Viruses interact with host cells in ways that uniquely reveal a great deal about general aspects of molecular and cellular structure and function. Molecular and Cellular Biology of Viruses leads students on an exploration of viruses by supporting engaging and interactive learning. All the major classes of viruses are covered, with separate chapters for their replication and expression strategies, and chapters for mechanisms such as attachment that are independent of the virus genome type. Specific cases drawn from primary literature foster student engagement. End-of-chapter questions focus on analysis and interpretation with answers being given at the back of the book. Examples come from the most-studied and medically important viruses such as HIV, influenza, and poliovirus. Plant viruses and bacteriophages are also included. There are chapters on the overall effect of viral infection on the host cell. Coverage of the immune system is focused on the interplay between host defenses and viruses, with a separate chapter on medical applications such as anti-viral drugs and vaccine development. The final chapter is on virus diversity and evolution, incorporating contemporary insights from metagenomic research.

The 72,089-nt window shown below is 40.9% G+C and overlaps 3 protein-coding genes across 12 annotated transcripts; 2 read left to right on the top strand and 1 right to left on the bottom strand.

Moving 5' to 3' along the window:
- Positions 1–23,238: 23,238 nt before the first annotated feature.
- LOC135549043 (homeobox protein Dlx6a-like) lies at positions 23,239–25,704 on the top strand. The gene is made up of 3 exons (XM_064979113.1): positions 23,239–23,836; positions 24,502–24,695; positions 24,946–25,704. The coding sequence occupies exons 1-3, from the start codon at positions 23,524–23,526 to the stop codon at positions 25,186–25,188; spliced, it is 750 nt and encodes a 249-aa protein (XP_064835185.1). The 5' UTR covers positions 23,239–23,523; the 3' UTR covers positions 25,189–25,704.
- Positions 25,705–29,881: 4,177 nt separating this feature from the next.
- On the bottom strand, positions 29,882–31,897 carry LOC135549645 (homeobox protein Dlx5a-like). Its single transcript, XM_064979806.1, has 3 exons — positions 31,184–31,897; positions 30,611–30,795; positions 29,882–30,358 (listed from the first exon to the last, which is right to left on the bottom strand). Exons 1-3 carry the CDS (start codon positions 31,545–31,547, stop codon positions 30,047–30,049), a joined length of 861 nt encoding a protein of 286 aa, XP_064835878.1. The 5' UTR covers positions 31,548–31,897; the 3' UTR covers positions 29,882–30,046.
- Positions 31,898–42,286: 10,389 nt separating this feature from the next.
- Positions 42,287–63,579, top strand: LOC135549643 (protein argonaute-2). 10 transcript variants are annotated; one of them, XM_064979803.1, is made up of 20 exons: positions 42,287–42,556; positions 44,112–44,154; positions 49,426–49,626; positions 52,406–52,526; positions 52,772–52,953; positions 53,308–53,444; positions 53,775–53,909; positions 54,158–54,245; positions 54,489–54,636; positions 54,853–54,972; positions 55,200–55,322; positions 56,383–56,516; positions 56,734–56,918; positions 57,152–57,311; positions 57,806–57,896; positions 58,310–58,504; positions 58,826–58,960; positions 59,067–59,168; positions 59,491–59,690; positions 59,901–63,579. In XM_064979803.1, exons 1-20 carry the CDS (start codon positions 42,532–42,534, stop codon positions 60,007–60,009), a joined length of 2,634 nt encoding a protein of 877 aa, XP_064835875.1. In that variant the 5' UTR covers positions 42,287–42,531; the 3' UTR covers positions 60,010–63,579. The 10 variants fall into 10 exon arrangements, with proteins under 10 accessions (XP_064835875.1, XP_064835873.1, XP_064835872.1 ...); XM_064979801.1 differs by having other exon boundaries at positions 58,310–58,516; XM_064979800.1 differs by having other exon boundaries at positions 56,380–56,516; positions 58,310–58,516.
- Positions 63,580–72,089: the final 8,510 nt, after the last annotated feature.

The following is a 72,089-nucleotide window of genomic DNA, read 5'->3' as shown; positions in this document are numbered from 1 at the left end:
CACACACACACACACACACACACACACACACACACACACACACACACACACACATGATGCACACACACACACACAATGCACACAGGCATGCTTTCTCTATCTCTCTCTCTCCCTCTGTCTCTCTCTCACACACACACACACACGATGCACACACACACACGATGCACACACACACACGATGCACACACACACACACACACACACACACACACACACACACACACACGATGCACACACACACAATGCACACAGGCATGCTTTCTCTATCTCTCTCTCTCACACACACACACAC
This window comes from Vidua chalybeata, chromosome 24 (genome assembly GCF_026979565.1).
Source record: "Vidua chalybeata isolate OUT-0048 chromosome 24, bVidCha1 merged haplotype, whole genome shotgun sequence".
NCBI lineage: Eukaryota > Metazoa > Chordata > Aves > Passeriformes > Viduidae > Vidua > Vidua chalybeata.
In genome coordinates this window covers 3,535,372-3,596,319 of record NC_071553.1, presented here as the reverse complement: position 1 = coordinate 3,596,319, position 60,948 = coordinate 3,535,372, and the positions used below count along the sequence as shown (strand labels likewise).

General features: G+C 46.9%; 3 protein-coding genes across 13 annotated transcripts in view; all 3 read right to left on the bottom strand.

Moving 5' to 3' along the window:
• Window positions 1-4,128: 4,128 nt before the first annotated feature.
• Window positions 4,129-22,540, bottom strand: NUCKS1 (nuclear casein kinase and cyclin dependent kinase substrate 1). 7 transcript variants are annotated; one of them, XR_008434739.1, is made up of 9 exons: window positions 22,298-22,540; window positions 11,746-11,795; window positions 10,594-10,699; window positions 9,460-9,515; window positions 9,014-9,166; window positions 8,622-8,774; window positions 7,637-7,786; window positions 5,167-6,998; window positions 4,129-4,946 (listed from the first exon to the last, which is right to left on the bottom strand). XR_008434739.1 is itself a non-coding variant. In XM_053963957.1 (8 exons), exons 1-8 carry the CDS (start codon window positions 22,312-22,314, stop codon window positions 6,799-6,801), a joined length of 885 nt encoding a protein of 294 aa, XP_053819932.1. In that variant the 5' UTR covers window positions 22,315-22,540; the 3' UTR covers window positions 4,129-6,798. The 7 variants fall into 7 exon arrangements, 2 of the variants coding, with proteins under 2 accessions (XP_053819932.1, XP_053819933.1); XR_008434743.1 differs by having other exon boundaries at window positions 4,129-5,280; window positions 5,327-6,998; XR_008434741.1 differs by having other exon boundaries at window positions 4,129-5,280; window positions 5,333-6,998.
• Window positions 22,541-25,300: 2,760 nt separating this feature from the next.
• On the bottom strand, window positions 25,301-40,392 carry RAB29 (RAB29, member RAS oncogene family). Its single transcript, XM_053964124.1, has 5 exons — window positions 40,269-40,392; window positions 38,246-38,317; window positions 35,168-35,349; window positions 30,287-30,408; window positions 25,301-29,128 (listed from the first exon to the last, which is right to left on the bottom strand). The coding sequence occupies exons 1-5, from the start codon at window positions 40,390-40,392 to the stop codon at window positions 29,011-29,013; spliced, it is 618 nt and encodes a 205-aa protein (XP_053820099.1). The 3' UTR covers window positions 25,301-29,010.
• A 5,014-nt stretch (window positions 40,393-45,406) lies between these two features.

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CoverHalf TitleTitle PageCopyright PageDedicationContentsPrefaceAcknowledgmentsAuthor1. The Fundamentals of Molecular and Cellular Virology1.1 Molecular and cellular virology focuses on the molecular interactions that occur when a virus infects a host cell1.2 The discipline of virology can be traced historically to agricultural and medical science1.3 Basic research in virology is critical for molecular biology, both historically and today1.4 Viruses, whether understood as living or not, are the most abundant evolving entities known1.5 Viruses can be defined unambiguously by four traits1.6 Virions are infectious particles minimally made up of nucleic acids and proteins1.7 Viruses can be classified according to the ways they synthesize and use mRNA1.8 Viruses are propagated in the laboratory by mixing them with host cells1.9 Viral sequences are ubiquitous in animal genomes, including the human genomeEssential conceptsQuestionsFurther reading2. The Virus Replication Cycle2.1 Viruses reproduce through a lytic virus replication cycle2.2 Molecular events during each stage of the virus replication cycle2.3 The influenza virus is a model for replication of an animal virus2.4 The host surface is especially important for attachment, penetration, and uncoating2.5 Viral gene expression and genome replication take advantage of host transcription, translation, and replication features2.6 The host cytoskeleton and membranes are typically crucial during virus assembly2.7 Host-cell surfaces influence the mechanism of virus release2.8 Viruses can also cause long-term infections2.9 Herpesvirus is a model for latent infections2.10 Research in molecular and cellular virology often focuses on the molecular details of each stage of the replication cycleEssential conceptsQuestionsFurther reading3. Attachment, Penetration, and Uncoating3.1 Viruses enter the human body through one of six routes3.2 The likelihood of becoming HIV+ depends on the route of transmission and the amount of virus in the infected tissue3.3 Viruses are selective in their host range and tissue tropism3.4 The virion is a genome delivery device3.5 The genomic contents of a virion are irrelevant for attachment, penetration, and uncoating3.6 Animal viruses attach to specific cells and can spread to multiple tissues3.7 Noncovalent intermolecular forces are responsible for attaching to host cells3.8 Most animal virus receptors are glycoproteins3.9 Animal virus receptors can be identified through genetic, biochemical, and immunological approaches3.10 Animal virus receptors can be identified through molecular cloning3.11 Animal virus receptors can be identified through affinity chromatography3.12 Antibodies can be used to identify animal virus receptors3.13 Rhinovirus serves as a model for attachment by animal viruses lacking spikes3.14 Several independent lines of evidence indicate that ICAM-1 is the rhinovirus receptor3.15 Experiments using molecular genetics support the conclusion that ICAM-1 is the rhinovirus receptor3.16 Structural biology experiments support the conclusion that ICAM-1 is the rhinovirus receptor3.17 Bioinformatics comparisons support the conclusion that ICAM-1 is the rhinovirus receptor3.18 Influenza serves as a model for attachment by enveloped viruses3.19 The influenza HA spike protein binds to sialic acids3.20 The second stage of the virus replication cycle includes both penetration and uncoating and, if necessary, transport to the nucleus3.21 Viruses subvert the two major eukaryotic mechanisms for internalizing particles3.22 Many viruses subvert receptor-mediated endocytosis for penetration3.23 Herpesvirus penetrates the cell through phagocytosis3.24 Common methods for determining the mode of viral penetration include use of drugs and RNA interference3.25 The virion is a metastable particle primed for uncoating once irreversible attachment and penetration have occurred3.26 Picornaviruses are naked viruses that release their genomic contents through pore formation3.27 Some enveloped viruses use membrane fusion with the outside surface of the cell for penetration3.28 Vesicle fusion in neuroscience is a model for viral membrane fusion3.29 HIV provides a model of membrane fusion triggered by a cascade of protein–protein interactions3.30 Influenza provides a model for viral envelope fusion triggered by acidification of an endocytic vesicle3.31 The destination for the virus genome may be the cytoplasm or the nucleus3.32 Subversion of the cellular cytoskeleton is critical for uncoating3.33 Viruses that enter an intact nucleus must manipulate gated nuclear pores3.34 Viruses introduce their genomes into the nucleus in a variety of ways3.35 Adenovirus provides a model for uncoating that delivers the viral genome into the nucleus3.36 The unusual uncoating stages of reoviruses and poxviruses leave the virions partially intact in the cytoplasm3.37 Viruses that penetrate plant cells face plant-specific barriers to infection3.38 Plant viruses are often transmitted by biting arthropod vectorsEssential conceptsQuestionsFurther reading4. Gene Expression and Genome Replication in Model Bacteriophages4.1 Bacterial host cell transcription is catalyzed by a multisubunit machine that catalyzes initiation, elongation, and termination4.2 Bacterial host cell and bacteriophage mRNA are typically polycistronic4.3 Transcription and translation in bacterial host cells and bacteriophages are nearly simultaneous because of the proximity of ribosomes and chromosomes4.4 Bacterial translation initiation, elongation, and termination are controlled by translation factors4.5 Bacteriophages, like all viruses, encode structural and nonstructural proteins4.6 The T7 bacteriophage has naked, complex virions and a large double-stranded DNA genome4.7 Bacteriophage T7 encodes 55 proteins in genes that are physically grouped together by function4.8 Bacteriophage T7 proteins are expressed in three major waves4.9 The functions of bacteriophage proteins often correlate with the timing of their expression4.10 Bacteriophage T7 gene expression is highly regulated at the level of transcription initiation4.11 Bacterial host chromosome replication is regulated by the DnaA protein and occurs via a ? intermediate4.12 Many bacterial proteins are needed to catalyze chromosome replication4.13 Although many bacteriophages have linear dsDNA genomes, bacterial hosts cannot replicate the ends of linear DNA4.14 T7 bacteriophage genome replication is catalyzed by one of the simplest known replication machines4.15 The ? bacteriophage has naked, complex virions and a large double-stranded DNA genome4.16 Bacteriophage ? can cause lytic or long-term infections4.17 There are three waves of gene expression during lytic ? replication4.18 The ? control region is responsible for early gene expression because of its promoters and the Cro and N proteins it encodes4.19 The ? N antitermination protein controls the onset of delayed-early gene expression4.20 The ? Q antitermination protein and Cro repressor protein control the switch to late gene expression4.21 Bacteriophages T7 and ? both have three waves of gene expression but the molecular mechanisms controlling them differ4.22 Bacteriophage ? genome replication occurs in two stages, through two different intermediates4.23 Lambda genome replication requires phage proteins O and P and many subverted host proteins4.24 The abundance of host DnaA protein relative to the amount of phage DNA controls the switch to rolling-circle replication4.25 There are billions of other bacteriophages that regulate gene expression in various ways4.26 Some bacteriophages have ssDNA, dsDNA, or (+) ssRNA genomes4.27 The replication cycles of ssDNA bacteriophages always include formation of a double-stranded replicative form4.28 Bacteriophage ??174 is of historical importance4.29 Bacteriophage ??174 has extremely overlapping protein-coding sequences4.30 Bacteriophage ??174 proteins are expressed in different amounts4.31 A combination of mRNA levels and differential translation accounts for levels of bacteriophage ??174 protein expression4.32 Bacteriophage M13 genome replication is catalyzed by host proteins and occurs via a replicative form4.33 Bacteriophage MS2 is a (+) ssRNA virus that encodes four proteins4.34 Bacteriophage MS2 protein abundance is controlled by secondary structure in the genome4.35 Bacteriophage RdRp enzymes subvert abundant host proteins to create an efficient replicase complex4.36 Bacteriophage proteins are common laboratory toolsEssential conceptsQuestionsFurther reading5. Gene Expression and Genome Replication in the Positive-Strand RNA Viruses5.1 Class IV virus replication cycles have common gene expression and genome replication strategies5.2 Terminal features of eukaryotic mRNA are essential for translation5.3 Monopartite Class IV (+) strand RNA viruses express multiple proteins from a single genome5.4 Picornaviruses are models for the simplest (+) strand RNA viruses5.5 Class IV viruses such as poliovirus encode one or more polyproteins5.6 Class IV viruses such as poliovirus use proteolysis to release small proteins from viral polyproteins5.7 Translation of Class IV virus genomes occurs despite the lack of a 5′ cap5.8 Class IV virus genome replication occurs inside a virus replication compartment5.9 The picornavirus 3Dpol is an RdRp and synthesizes a protein-based primer5.10 Structural features of the viral genome are essential for replication of Class IV viral genomes5.11 Picornavirus genome replication occurs in four phases5.12 Flaviviruses are models for simple enveloped (+) strand RNA viruses5.13 The linear (+) strand RNA flavivirus genomes have unusual termini5.14 Enveloped HCV encodes 10 proteins including several with transmembrane segments5.15 Togaviruses are small enveloped viruses with replication cycles more complex than those of the flaviviruses5.16 Four different togavirus polyproteins are found inside infected cells5.17 Different molecular events predominate early and late during togavirus infection5.18 Translation of togavirus sgRNA requires use of the downstream hairpin loop5.19 Suppression of translation termination is necessary for production of the nonstructural p1234 Sindbis virus polyprotein5.20 Sindbis virus uses an unusual mechanism to encode the TF protein5.21 A programmed ?1 ribosome frameshift is needed to produce the togavirus TF protein5.22 The picornaviruses, flaviviruses, and togaviruses illustrate many common properties among (+) strand RNA viruses5.23 Coronaviruses have long (+) strand RNA genomes and novel mechanisms of gene expression and genome replication5.24 Coronaviruses have enveloped spherical virions and encode conserved and species-specific accessory proteins5.25 Coronaviruses express a nested set of sgRNAs with leader and TRS sequences5.26 Coronaviruses use a discontinuous mechanism for synthesis of replicative forms5.27 Most coronavirus sgRNA is translated into a single protein5.28 Coronaviruses use a leaky scanning mechanism to synthesize proteins from overlapping sequences5.29 Coronaviruses may proofread RNA during synthesis5.30 Plants can also be infected by Class IV RNA viruses5.31 Comparing Class IV viruses reveals common themes with variationsEssential conceptsQuestionsFurther reading6. Gene Expression and Genome Replication in the Negative-Strand RNA Viruses6.1 Study of two historically infamous Class V viruses, rabies and influenza, were instrumental in the development of molecular and cellular virology6.2 The mononegavirus replication cycle includes primary and secondary transcription catalyzed by the viral RdRp6.3 Rhabdoviruses have linear (?) RNA genomes and encode five proteins6.4 Rhabdoviruses produce five mRNAs with 5′ caps and polyadenylated 3′ tails through a start–stop mechanism6.5 Rhabdovirus genome replication occurs through the use of a complete antigenome cRNP as a template6.6 The paramyxoviruses are mononegaviruses that use RNA editing for gene expression6.7 Filoviruses are filamentous mononegaviruses that encode seven to nine proteins6.8 The filovirus VP30 protein, not found in other mononegaviruses, is required for transcription6.9 Influenza is an example of an orthomyxovirus6.10 Of the 17 influenza A proteins, 9 are found in the virion6.11 Orthomyxovirus nucleic acid synthesis occurs in the host cell nucleus, not in the cytoplasm6.12 The first step of transcription by influenza virus is cap snatching6.13 An influenza cRNP intermediate is used as the template for genome replication6.14 Arenavirus RNA genomes are ambisense6.15 Expression of the four arenavirus proteins reflects the ambisense nature of the genomeEssential conceptsQuestionsFurther reading7. Gene Expression and Genome Replication in the Double-Stranded RNA Viruses7.1 The rotavirus replication cycle includes primary transcription, genome replication, and secondary transcription inside partially intact capsids in the host cytoplasm7.2 Rotavirus A has a naked capsid with three protein layers enclosing 11 segments of dsRNA7.3 Rotavirus A encodes 13 proteins7.4 Synthesis of rotavirus nucleic acids occurs in a fenestrated double-layered particle7.5 Translation of rotavirus mRNA requires NSP3 and occurs in viroplasm formed by NSP2 and NSP57.6 Rotavirus genome replication precedes secondary transcriptionEssential conceptsQuestionsFurther reading8. Gene Expression and Genome Replication in the Double-Stranded DNA Viruses8.1 DNA viruses can cause productive lytic infections, cellular transformation, or latent infections8.2 Most Class I animal viruses rely on host transcription machinery for gene expression8.3 Eukaryotic transcription is affected by the state of the chromatin8.4 Eukaryotic capping, splicing, and polyadenylation occur co-transcriptionally8.5 Polyomaviruses are small DNA viruses with early and late gene expression8.6 The SV40 polyomavirus encodes seven proteins in only 5,243 bp of DNA8.7 The synthesis of mRNA in SV40 is controlled by the noncoding control region8.8 Late SV40 transcription is regulated by both host and viral proteins8.9 Most Baltimore Class I viruses including polyomaviruses manipulate the eukaryotic cell cycle8.10 Most Class I viruses prevent or delay cellular apoptosis8.11 SV40 forces the host cell to express S phase genes and uses large T antigen and host proteins for genome replication8.12 SV40 genome replication requires viral and host proteins to form active DNA replication forks8.13 The papillomavirus replication cycle is tied closely to the differentiation status of its host cell8.14 Human papillomaviruses encode about 13 proteins that are translated from polycistronic mRNA8.15 The long control region of HPV regulates papillomavirus transcription in which pre-mRNA is subjected to alternative splicing8.16 Leaky scanning, internal ribosome entry sites, and translation re-initiation lead to the expression of papillomavirus proteins from polycistronic mRNA8.17 DNA replication in papillomaviruses is linked to host cell differentiation status8.18 Papillomaviruses use early proteins to manipulate the host cell cycle and apoptosis8.19 Comparing the small DNA viruses reveals similar economy in coding capacity but different mechanisms for gene expression, manipulating the host cell cycle, and DNA replication8.20 Adenoviruses are large dsDNA viruses with three waves of gene expression8.21 Adenoviruses have large naked spherical capsids with prominent spikes and large linear dsDNA genomes8.22 Adenoviruses encode early, delayed-early, and late proteins8.23 The large E1A protein is important for regulating the adenovirus cascade of gene expression8.24 Splicing of pre-mRNA was first discovered through studying adenovirus gene expression8.25 Both host cells and adenovirus rely on alternative splicing to encode multiple proteins using the same DNA sequence8.26 Regulated alternative splicing of a late adenovirus transcript relies on cis-acting regulatory sequences, on the E4-ORF4 viral protein, and on host splicing machinery8.27 Adenovirus shuts off translation of host mRNA, while ensuring translation of its own late mRNAs through a ribosome-shunting mechanism8.28 DNA replication in adenovirus requires three viral proteins even though the genome is replicated in the host cell nucleus8.29 Herpesviruses have very large enveloped virions and large linear dsDNA genomes8.30 Lytic herpesvirus replication involves a cascade with several waves of gene expression8.31 Groups of herpes simplex virus 1 proteins have functions relating to the timing of their expression8.32 Waves of gene expression in herpesviruses are controlled by transcription activation and chromatin remodeling8.33 Herpesvirus genome replication results in concatamers8.34 Poxviruses are extremely large dsDNA viruses that replicate in the host cytoplasm8.35 Many vaccinia virus proteins are associated with the virion itself8.36 Vaccinia RNA polymerase transcribes genes in three waves using different transcription activators8.37 Vaccinia genome replication requires the unusual ends of the genome sequence8.38 The synthetic demands on the host cell make vaccinia a possible anticancer treatmentEssential conceptsQuestionsFurther reading9. Gene Expression and Genome Replication in the Single-Stranded DNA Viruses9.1 The ssDNA viruses express their genes and replicate their genomes in the nucleus9.2 Circoviruses are tiny ssDNA viruses with circular genomes9.3 Although their genomes are shorter than an average human gene, circoviruses encode at least four proteins9.4 Both host and viral proteins are needed for circovirus genome replication9.5 Parvoviruses are tiny ssDNA viruses with linear genomes having hairpins at both ends9.6 The model parvovirus MVM encodes six proteins using alternative splicing9.7 The model parvovirus MVM uses a rolling-hairpin mechanism for genome replicationEssential conceptsQuestionsFurther reading10. Gene Expression and Genome Replication in the Retroviruses and Hepadnaviruses10.1 Viral reverse transcriptases have polymerase and RNase H activity10.2 Retroviruses are enveloped and have RNA genomes yet express their proteins from dsDNA10.3 Reverse transcription occurs during transport of the retroviral nucleic acid to the nucleus, through a discontinuous mechanism10.4 Retroviral integrase inserts the viral cDNA into a chromosome, forming proviral DNA that can be transcribed by host Pol II10.5 All retroviruses express eight essential proteins, whereas some such as HIV encode species-specific accessory proteins10.6 The retroviral LTR sequences interact with host proteins to regulate transcription10.7 The compact retroviral genome is used economically to encode many proteins through the use of polyproteins, alternative splicing, and translation of polycistronic mRNA10.8 The HIV-1 accessory protein TAT is essential for viral gene expression10.9 The HIV-1 accessory protein Rev is essential for exporting some viral mRNA from the nucleus10.10 Retrovirus genome replication is accomplished by host Pol II10.11 HIV-1 is a candidate gene therapy vector for diseases that involve the immune cells normally targeted by HIV10.12 Hepadnaviruses are enveloped and have genomes containing both DNA and RNA in an unusual arrangement10.13 Hepadnaviruses use reverse transcription to amplify their genomes10.14 The cccDNA of HBV is not perfectly identical to the DNA in the infecting virion10.15 The tiny HBV genome encodes eight proteins through alternative splicing, overlapping coding sequences, and alternative start codons10.16 HBV genome replication relies upon an elaborate reverse transcriptase mechanismEssential conceptsQuestionsFurther reading11. Assembly, Release, and Maturation11.1 The last stages of the virus replication cycle are assembly, release, and maturation11.2 Unlike cells, viruses assemble from their constituent parts11.3 Virions more structurally complex than TMV also reproduce by assembly, not by division11.4 Typical sites of assembly in eukaryotic viruses include the cytoplasm, plasma membrane, and nucleus11.5 Eukaryotic virus assembly must take cellular protein localization into account11.6 Capsids and nucleocapsids associate with genomes using one of two general strategies11.7 Assembly of some viruses depends on DNA replication to provide the energy to fill the icosahedral heads11.8 Assembly of some viruses depends on a packaging motor to fill the icosahedral heads11.9 Negative RNA viruses provide a model for concerted nucleocapsid assembly11.10 To assemble, some viruses require assistance from proteins not found in the virion11.11 Viruses acquire envelopes through one of two pathways11.12 The helical vRNPs of influenza virus assemble first, followed by envelope acquisition at the plasma membrane11.13 Some viruses require maturation reactions during release in order to form infectious virions11.14 Assembly of HIV occurs at the plasma membrane11.15 Inhibition of HIV-1 maturation provides a classic example of structure–function research in medicine11.16 Release from bacterial cells usually occurs by lysis11.17 Release from animal cells can occur by lysis11.18 Release from animal cells can occur by budding11.19 Release from plant cells often occurs through biting arthropodsEssential conceptsQuestionsFurther reading12. Virus–Host Interactions during Lytic Growth12.1 All viruses subvert translation12.2 Bacteriophages subvert translation indirectly12.3 Animal viruses have many strategies to block translation of host mRNA12.4 Animal viruses cause structural changes in host cells referred to as cytopathic effects12.5 Viruses affect host cell apoptosis12.6 Some viruses delay apoptosis in order to complete their replication cycles before the host cell dies12.7 Some viruses subvert apoptosis in order to complete their replication cycles12.8 Viruses use the ubiquitin system to their advantage12.9 Viruses can block or subvert the cellular autophagy system12.10 Viruses subvert or co-opt the misfolded protein response triggered in the endoplasmic reticulum12.11 Viruses modify internal membranes in order to create virus replication compartmentsEssential conceptsQuestionsFurther reading13. Persistent Viral Infections13.1 Some bacteriophages are temperate and can persist as genomes integrated into their hosts’ chromosomes13.2 Bacteriophage ? serves as a model for latency13.3 The amount of stable CII protein in the cell determines whether the phage genome becomes a prophage13.4 Activation of PRE, PI, and PantiQ by CII results in lysogeny13.5 Stress triggers an exit from lysogeny13.6 Some lysogens provide their bacterial hosts with virulence genes13.7 Prophages affect the survival of their bacterial hosts13.8 Persistent infections in humans include those with ongoing lytic replication and latent infections13.9 Human immunodeficiency virus causes persistent infections13.10 Human herpesvirus 1 is a model for latent infections13.11 Oncogenic viruses cause cancer through persistent infections13.12 DNA viruses transform cells with oncoproteins that affect the cell cycle and apoptosis13.13 HPV oncoproteins E6 and E7 cause transformation13.14 HPV E6 and E7 overexpression occurs when the virus genome recombines with a host chromosome13.15 Merkel cell polyomavirus is also associated with human cancers13.16 Epstein–Barr virus is an oncogenic herpesvirus13.17 Latency-associated viral proteins are responsible for Epstein–Barr virus-induced oncogenesis13.18 The Kaposi’s sarcoma herpesvirus also causes persistent oncogenic infections13.19 Hepatocellular carcinoma is caused by persistent lytic viral infections13.20 Retroviruses have two mechanisms by which they can cause cancer13.21 Viral oncoproteins can be used to immortalize primary cell cultures13.22 The human virome is largely uncharacterized but likely has effects on human physiologyEssential conceptsQuestionsFurther reading14. Viral Evasion of Innate Host Defenses14.1 Restriction enzymes are a component of innate immunity to bacteriophages14.2 Bacteriophages have counterdefenses against restriction-modification systems14.3 Human innate immune defenses operate on many levels14.4 The human innate immune system is triggered by pattern recognition14.5 Innate immune responses include cytokine secretion14.6 Interferon causes the antiviral state14.7 Some viruses can evade the interferon response14.8 Neutrophils are active during an innate immune response against viruses14.9 Viruses manipulate immune system communication to evade the net response14.10 Inflammation is the hallmark of an innate immune response14.11 In order to be recognized as healthy, all cells present endogenous antigens in MHC-I molecules14.12 Cells infected by viruses produce and display viral antigens in MHC-I14.13 Viruses have strategies to evade MHC-I presentation of viral antigens14.14 Natural killer cells attack cells with reduced MHC-I display14.15 The complement system targets enveloped viruses and cells infected by them14.16 Some viruses can evade the complement system14.17 Viral evasion strategies depend on the coding capacity of the virus14.18 In vertebrates, if an innate immune reaction does not clear an infection, adaptive immunity comes into playEssential conceptsQuestionsFurther reading15. Viral Evasion of Adaptive Host Defenses15.1 CRISPR-Cas is an adaptive immune response found in bacteria15.2 Some bacteriophages can evade or subvert the CRISPR-Cas system15.3 The human adaptive immune response includes cell-mediated and humoral immunity15.4 The human adaptive immune response has specificity because it responds to epitopes15.5 Professional antigen-presenting cells degrade exogenous antigens and display epitopes in MHC-II molecules15.6 Some viruses evade MHC-II presentation15.7 Lymphocytes that control viral infections have many properties in common15.8 CD4+ helper T lymphocytes interact with viral epitopes displayed in MHC-II molecules15.9 Antibodies are soluble B-cell receptors that bind to extracellular antigens such as virions15.10 During an antiviral response, B cells differentiate to produce higher-affinity antibodies15.11 Viruses have strategies to evade or subvert the antibody response15.12 CD8+ cytotoxic T lymphocytes are crucial for controlling viral infections15.13 Some viruses can evade the CTL response15.14 Viruses that cause persistent infections evade immune clearance for a long period of time15.15 The immune response to influenza serves is a comprehensive model for antiviral immune responses in general15.16 Influenza provides a model for how a lytic virus evades both innate and adaptive immunity long enough to replicateEssential conceptsQuestionsFurther reading16. Medical Applications of Molecular and Cellular Virology16.1 Vaccines are critical components of an effective public health system16.2 Attenuated vaccines are highly immunogenic because they can still replicate16.3 Inactivated vaccines are composed of nonreplicating virions16.4 Subunit vaccines are composed of selected antigenic proteins16.5 Although seasonal influenza vaccines are useful, a universal flu vaccine is highly sought after16.6 Preventative HIV vaccines are in development16.7 Extreme antigenic variation is a problem for developing an HIV vaccine16.8 An effective HIV vaccine may require stimulating a strong CTL response16.9 Antiviral drugs target proteins unique to viruses and essential for their replication cycle16.10 Many antiviral drugs are nucleoside or nucleotide structural analogs that target the active site of viral polymerases16.11 Drugs to treat influenza target the uncoating and release stages of viral replication16.12 Drugs to treat hepatitis C virus target the viral polymerase16.13 Drugs to treat HIV target many stages of the virus replication cycle16.14 Viral evolution occurs in response to selective pressure from antiviral drugs16.15 It might be possible to develop bacteriophage therapy to treat people with antibiotic-resistant bacterial infections16.16 Engineered viruses could in principle be used for gene therapy to treat cancer and other conditions16.17 Gene therapy and oncolytic virus treatments currently in use16.18 Therapeutic applications of CRISPR-Cas technologyEssential conceptsQuestionsFurther reading17. Viral Diversity, Origins, and Evolution17.1 The viral world is extremely diverse17.2 Satellite viruses and nucleic acids require co-infection with a virus to spread17.3 Viroids are infectious RNA molecules found in plants17.4 Transposons and introns are subviral entities17.5 Viruses have ancient origins17.6 Viral hallmark proteins can be used to trace evolutionary history17.7 Metagenomics will revolutionize evolutionary understanding of viruses17.8 Viral genetic diversity arises through mutation and recombination17.9 Genetic diversity among influenza A viruses arises through mutation and recombination17.10 Influenza A spike proteins are particularly diverse17.11 Variations among influenza A viruses reflects genetic drift and natural selection17.12 Pandemic influenza A strains have arisen through recombination17.13 New pandemic influenza A strains may be able to arise through mutation17.14 Selective pressures and constraints influence viral evolution17.15 Some viruses and hosts coevolve17.16 Medically dangerous emerging viruses are zoonotic17.17 HIV exhibits high levels of genetic diversity and transferred from apes to humans on four occasions17.18 HIV-1 has molecular features that reflect adaptation to humans17.19 Viruses and subviral entities are common in the human genome17.20 Viruses and subviral entities have strongly affected the evolution of organisms including humans17.21 Virology unites the biosphereEssential conceptsQuestionsFurther reading18. Glossary19. AnswersIndex